Congrats! You’ve got a regular meditation practice going. Perhaps it was something that fit like a glove the first time you did it – something you knew you’d for the rest of your life. More than likely it wasn’t quite that easy. Like the other good habits in your life this too might have take a few tries on the horse before you got the hang of it and managed to fit into your routine.
If you’ve got a regular practice, you’ve probably experienced some benefits from the practice. It might have been some space or relief from distress. It might even have been a realization that your problem existed more in your mind than in your life. Like a soap bubble you might have observed your trouble suddenly pop.
You’ve bought the sales pitch
They sold it by telling us meditation is the solution to the seemingly interminable problems that beset us continuously in our lives. After all it’s quite simple and compelling. We take classes to master computers and cooking but how come we don’t invest in learning (even mastering) our minds. The history is compelling. 2,500 years ago a prince who realized that possessing the riches of the kingdom did not insulate him from the old age, sickness, and death that would eventually make his acquaintance. He discovered a compelling solution – look inward. He encapsulated his prescription in seemingly sound instructions with logical steps.
But now what?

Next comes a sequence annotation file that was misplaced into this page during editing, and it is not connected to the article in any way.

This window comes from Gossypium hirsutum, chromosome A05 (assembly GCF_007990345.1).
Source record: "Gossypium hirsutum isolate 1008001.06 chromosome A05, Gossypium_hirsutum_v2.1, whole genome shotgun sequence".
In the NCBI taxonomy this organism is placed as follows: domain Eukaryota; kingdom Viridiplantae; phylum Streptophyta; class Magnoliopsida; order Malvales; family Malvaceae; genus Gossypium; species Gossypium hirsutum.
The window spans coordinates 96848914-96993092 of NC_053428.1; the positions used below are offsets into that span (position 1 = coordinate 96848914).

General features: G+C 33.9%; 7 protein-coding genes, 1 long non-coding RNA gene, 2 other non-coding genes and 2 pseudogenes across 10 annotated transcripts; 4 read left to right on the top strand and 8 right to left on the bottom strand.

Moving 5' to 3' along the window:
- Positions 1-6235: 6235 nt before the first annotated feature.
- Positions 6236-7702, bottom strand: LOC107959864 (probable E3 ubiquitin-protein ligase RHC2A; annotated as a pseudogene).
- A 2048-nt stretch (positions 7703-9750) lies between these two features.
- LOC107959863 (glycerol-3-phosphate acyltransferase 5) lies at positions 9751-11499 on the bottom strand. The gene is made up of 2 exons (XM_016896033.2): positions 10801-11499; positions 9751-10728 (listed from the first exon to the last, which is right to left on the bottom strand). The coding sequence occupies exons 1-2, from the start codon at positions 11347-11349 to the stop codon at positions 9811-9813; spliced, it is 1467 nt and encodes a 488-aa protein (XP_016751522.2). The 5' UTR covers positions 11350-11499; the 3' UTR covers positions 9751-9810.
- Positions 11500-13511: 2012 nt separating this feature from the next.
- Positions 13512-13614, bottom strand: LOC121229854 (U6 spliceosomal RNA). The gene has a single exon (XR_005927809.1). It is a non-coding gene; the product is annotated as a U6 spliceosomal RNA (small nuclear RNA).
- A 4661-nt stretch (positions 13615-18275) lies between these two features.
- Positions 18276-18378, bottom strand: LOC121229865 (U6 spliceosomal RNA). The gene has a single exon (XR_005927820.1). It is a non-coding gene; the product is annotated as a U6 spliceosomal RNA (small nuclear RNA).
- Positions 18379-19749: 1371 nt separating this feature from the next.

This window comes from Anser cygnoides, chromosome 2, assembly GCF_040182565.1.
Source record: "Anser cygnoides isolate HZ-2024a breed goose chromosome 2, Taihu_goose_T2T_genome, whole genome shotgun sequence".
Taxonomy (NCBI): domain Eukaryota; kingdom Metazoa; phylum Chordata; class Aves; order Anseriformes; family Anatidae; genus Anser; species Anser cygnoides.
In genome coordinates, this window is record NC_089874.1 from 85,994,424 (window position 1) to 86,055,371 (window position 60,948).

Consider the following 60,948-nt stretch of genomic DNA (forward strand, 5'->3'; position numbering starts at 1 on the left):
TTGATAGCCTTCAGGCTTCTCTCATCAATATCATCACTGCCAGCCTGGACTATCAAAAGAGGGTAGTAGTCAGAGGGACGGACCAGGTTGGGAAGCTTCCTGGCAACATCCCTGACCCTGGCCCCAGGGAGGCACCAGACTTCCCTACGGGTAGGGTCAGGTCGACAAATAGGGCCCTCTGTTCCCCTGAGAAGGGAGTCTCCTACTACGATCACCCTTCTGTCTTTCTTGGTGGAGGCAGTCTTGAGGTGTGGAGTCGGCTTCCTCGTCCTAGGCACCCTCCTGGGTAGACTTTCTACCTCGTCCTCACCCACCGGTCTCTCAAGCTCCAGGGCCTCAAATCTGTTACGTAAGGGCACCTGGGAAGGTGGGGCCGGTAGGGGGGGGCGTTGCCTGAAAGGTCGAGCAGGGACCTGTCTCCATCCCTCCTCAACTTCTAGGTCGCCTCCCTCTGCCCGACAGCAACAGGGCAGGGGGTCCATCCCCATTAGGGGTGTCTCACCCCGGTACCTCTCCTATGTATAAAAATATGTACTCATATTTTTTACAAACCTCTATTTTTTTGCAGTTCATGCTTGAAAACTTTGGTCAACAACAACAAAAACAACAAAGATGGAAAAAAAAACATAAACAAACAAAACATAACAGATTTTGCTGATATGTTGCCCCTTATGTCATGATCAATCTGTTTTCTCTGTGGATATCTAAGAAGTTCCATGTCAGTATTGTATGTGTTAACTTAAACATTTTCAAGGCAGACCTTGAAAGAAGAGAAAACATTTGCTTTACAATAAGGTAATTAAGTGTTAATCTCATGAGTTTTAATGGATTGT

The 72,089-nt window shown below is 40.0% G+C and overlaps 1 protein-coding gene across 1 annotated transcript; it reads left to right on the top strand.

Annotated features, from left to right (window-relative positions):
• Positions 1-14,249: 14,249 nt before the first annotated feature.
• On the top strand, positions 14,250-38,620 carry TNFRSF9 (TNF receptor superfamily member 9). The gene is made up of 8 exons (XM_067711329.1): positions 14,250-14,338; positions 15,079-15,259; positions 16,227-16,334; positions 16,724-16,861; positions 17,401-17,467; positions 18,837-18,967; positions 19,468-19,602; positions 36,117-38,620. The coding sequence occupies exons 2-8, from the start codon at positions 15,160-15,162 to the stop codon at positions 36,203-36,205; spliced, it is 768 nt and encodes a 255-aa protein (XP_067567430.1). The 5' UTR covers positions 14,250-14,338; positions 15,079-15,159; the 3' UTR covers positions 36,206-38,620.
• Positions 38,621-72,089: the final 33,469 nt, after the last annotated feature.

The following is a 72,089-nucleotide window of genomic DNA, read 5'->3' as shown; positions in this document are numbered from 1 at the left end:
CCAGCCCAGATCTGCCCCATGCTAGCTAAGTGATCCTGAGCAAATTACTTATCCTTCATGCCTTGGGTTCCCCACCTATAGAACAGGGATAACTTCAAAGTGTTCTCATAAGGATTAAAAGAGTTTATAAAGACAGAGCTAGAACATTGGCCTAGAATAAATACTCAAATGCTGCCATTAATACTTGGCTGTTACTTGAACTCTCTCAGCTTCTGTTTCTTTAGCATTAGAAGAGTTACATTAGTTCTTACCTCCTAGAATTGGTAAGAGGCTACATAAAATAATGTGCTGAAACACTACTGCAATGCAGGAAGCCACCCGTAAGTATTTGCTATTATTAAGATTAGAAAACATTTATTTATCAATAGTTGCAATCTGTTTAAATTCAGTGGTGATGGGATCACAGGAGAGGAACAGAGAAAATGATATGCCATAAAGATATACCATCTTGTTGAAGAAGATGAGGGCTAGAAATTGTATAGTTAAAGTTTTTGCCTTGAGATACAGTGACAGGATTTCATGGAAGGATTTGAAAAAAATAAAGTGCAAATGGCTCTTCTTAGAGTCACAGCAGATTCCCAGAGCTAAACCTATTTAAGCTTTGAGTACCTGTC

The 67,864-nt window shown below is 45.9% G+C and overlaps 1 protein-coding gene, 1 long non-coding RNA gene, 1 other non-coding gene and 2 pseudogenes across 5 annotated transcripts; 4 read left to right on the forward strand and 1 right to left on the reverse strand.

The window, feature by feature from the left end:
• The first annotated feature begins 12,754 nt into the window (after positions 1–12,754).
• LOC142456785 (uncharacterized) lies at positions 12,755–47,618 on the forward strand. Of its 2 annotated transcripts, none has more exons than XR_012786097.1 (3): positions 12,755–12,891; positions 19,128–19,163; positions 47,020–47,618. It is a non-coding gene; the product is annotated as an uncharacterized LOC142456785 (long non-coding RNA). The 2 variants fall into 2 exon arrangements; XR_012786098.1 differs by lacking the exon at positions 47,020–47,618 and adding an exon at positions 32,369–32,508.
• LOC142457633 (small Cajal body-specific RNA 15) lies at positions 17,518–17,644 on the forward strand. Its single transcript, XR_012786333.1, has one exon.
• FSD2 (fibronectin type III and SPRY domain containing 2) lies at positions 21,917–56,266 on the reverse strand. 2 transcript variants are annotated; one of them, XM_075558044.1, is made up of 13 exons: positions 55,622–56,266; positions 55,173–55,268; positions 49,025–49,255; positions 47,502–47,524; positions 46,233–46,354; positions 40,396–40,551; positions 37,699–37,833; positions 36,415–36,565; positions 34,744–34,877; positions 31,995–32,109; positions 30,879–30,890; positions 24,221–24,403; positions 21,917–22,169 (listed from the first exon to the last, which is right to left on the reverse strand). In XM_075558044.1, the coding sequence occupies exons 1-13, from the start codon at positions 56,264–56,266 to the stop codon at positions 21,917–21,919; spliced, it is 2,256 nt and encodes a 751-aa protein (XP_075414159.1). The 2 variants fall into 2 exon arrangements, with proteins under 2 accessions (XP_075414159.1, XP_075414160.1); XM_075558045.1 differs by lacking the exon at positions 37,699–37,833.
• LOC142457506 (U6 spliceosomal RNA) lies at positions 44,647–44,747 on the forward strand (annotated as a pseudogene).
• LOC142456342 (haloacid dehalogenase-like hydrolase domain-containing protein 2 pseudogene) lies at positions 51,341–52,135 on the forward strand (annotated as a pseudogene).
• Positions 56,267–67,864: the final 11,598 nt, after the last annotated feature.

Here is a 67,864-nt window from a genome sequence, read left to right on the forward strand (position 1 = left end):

You have a daily practice. You may have even signed up for retreats. If your life situation accommodates the time away from work and family you’ve had residential retreats. Days and possibly weeks cloistered from the everyday world. Joined by like-minded practitioners you’ve woken up before the sunrise and shuffled silently into meditation halls. You’ve stayed persistent as your mind jousted with you. You’ve held steady as your leg fell asleep and threatened to break and fall off during a session. And maybe you think as a result you’ve caught sight of a moment where everything is serene. Coming around the bend just as you contemplate giving up the whole endeavor it arrives. A complete peace or signs of it that seemingly validates the enterprise.
So what now?
It seems to appear that like most things in life meditation is a skill to be developed. Perhaps it’s like the 10,000 rule – you need to stay at it. You look wistfully at the younger sojourners who were ‘lucky’ enough to discuss this practice before the entrapment of work and family life reduced their opportunity.
But is this right?
You look around and you see people who’ve been at it for 20 years still persevering on. The seem calmer and quieter but you wonder if their minds are quiet. Maybe external quietude is just the result of a lot of physical practice of sitting quietly. After all, what was that temper tantrum that he threw last week all about? Did the head teacher really have that affair? And he’s been meditating for gosh 40 years.
What if this were all just a ruse?
An elaborate trap. The emperor has no clothes.
What if everyone around you were looking in the same way for the same unattainable goal. Perhaps the calm you experienced were no more than freak accidents of neurochemistry. Moments where your brain just changes course and leaves you without thoughts? After all you remember that hiking trip when after 3 hours of walking silently in nature you crested the hill and the vastness was mirrored by the vastness in your mind. And that was before you had heard about meditation. What if the experiences in meditation were no more of a fluke than the experiences you had in the seemingly ordinary life?
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This is what we’ll explore.